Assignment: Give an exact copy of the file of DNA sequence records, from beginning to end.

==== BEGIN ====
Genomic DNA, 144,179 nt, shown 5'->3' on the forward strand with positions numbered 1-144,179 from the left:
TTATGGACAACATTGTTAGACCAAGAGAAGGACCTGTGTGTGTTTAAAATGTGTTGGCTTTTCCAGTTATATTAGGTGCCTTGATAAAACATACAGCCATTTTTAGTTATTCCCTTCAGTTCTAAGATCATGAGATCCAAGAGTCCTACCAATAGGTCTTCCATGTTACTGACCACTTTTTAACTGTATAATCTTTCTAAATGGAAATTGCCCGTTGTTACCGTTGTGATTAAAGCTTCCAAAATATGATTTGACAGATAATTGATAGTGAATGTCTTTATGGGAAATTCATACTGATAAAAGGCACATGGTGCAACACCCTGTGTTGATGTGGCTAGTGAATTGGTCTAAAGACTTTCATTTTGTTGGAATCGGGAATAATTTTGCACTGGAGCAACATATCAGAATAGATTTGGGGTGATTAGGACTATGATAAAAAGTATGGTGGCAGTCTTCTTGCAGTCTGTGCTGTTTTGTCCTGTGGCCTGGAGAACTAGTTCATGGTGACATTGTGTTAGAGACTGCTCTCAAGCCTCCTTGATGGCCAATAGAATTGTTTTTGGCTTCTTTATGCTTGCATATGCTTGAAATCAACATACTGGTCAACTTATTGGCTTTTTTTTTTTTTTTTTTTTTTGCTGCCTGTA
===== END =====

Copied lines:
Genomic DNA, 144,179 nt, shown 5'->3' on the forward strand with positions numbered 1-144,179 from the left:
TTATGGACAACATTGTTAGACCAAGAGAAGGACCTGTGTGTGTTTAAAATGTGTTGGCTTTTCCAGTTATATTAGGTGCCTTGATAAAACATACAGCCATTTTTAGTTATTCCCTTCAGTTCTAAGATCATGAGATCCAAGAGTCCTACCAATAGGTCTTCCATGTTACTGACCACTTTTTAACTGTATAATCTTTCTAAATGGAAATTGCCCGTTGTTACCGTTGTGATTAAAGCTTCCAAAATATGATTTGACAGATAATTGATAGTGAATGTCTTTATGGGAAATTCATACTGATAAAAGGCACATGGTGCAACACCCTGTGTTGATGTGGCTAGTGAATTGGTCTAAAGACTTTCATTTTGTTGGAATCGGGAATAATTTTGCACTGGAGCAACATATCAGAATAGATTTGGGGTGATTAGGACTATGATAAAAAGTATGGTGGCAGTCTTCTTGCAGTCTGTGCTGTTTTGTCCTGTGGCCTGGAGAACTAGTTCATGGTGACATTGTGTTAGAGACTGCTCTCAAGCCTCCTTGATGGCCAATAGAATTGTTTTTGGCTTCTTTATGCTTGCATATGCTTGAAATCAACATACTGGTCAACTTATTGGCTTTTTTTTTTTTTTTTTTTTTTGCTGCCTGTA